Last week Punxsutawney Phil saw his shadow.*
I've never met Phil, but I've seen lots of his kin in my lifetime. A groundhog is a woodchuck, a rodent, a ground squirrel. I grew up on a farm in the Catskill Mountains of upstate New York and there were woodchuck holes all over the fields. The critters liver underground, where they dig long tunnels with several openings on the surface. When I was a young girl, I my father stopping me from galloping a horse through the field. He took me out to that field, showed me a groundhog hole and said, “If that horse steps in one of these holes while running, it's gonna break its leg and we’ll have to put ‘em down.” I never ran a horse through the field again.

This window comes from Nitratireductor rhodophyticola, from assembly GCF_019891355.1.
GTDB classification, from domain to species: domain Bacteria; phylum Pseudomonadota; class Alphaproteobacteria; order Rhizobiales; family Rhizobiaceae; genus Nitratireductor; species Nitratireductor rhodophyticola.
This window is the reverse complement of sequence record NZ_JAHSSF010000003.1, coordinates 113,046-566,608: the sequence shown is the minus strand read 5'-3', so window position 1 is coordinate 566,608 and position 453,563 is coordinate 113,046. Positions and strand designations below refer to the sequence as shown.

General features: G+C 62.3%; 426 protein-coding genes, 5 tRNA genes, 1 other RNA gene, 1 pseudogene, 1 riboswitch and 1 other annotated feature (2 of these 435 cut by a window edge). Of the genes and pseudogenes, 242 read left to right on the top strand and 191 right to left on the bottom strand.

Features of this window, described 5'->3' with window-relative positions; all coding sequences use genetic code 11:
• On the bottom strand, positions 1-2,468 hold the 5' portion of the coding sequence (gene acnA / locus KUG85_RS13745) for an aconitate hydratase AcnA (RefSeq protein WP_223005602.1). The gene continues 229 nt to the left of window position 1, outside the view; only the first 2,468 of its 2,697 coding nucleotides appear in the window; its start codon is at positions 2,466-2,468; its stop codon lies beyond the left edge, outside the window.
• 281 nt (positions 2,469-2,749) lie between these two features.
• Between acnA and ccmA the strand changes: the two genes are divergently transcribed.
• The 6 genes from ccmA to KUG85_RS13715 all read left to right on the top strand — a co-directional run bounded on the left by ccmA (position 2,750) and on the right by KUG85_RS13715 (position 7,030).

In Germany, hedgehogs were the animal of choice to predict the coming of spring. But when German immigrants came to America, there were no hedgehogs to be found — so they called upon the woodchuck to predict the weather. It works like this: if the groundhog sees its shadow, it will be scared of the shadow and run back down the hole to sleep for another 6 weeks. But if the groundhog does not see its shadow, it means spring is close at hand. Now, mind you, groundhogs are only 40% successful at actually predicting the coming of spring, but still the ritual happens every year. Oh well, what can you expect from a humble rodent that never went to college.
*If you aren't happy with Phil's prediction, here are 8 other groundhogs that predicted spring last week.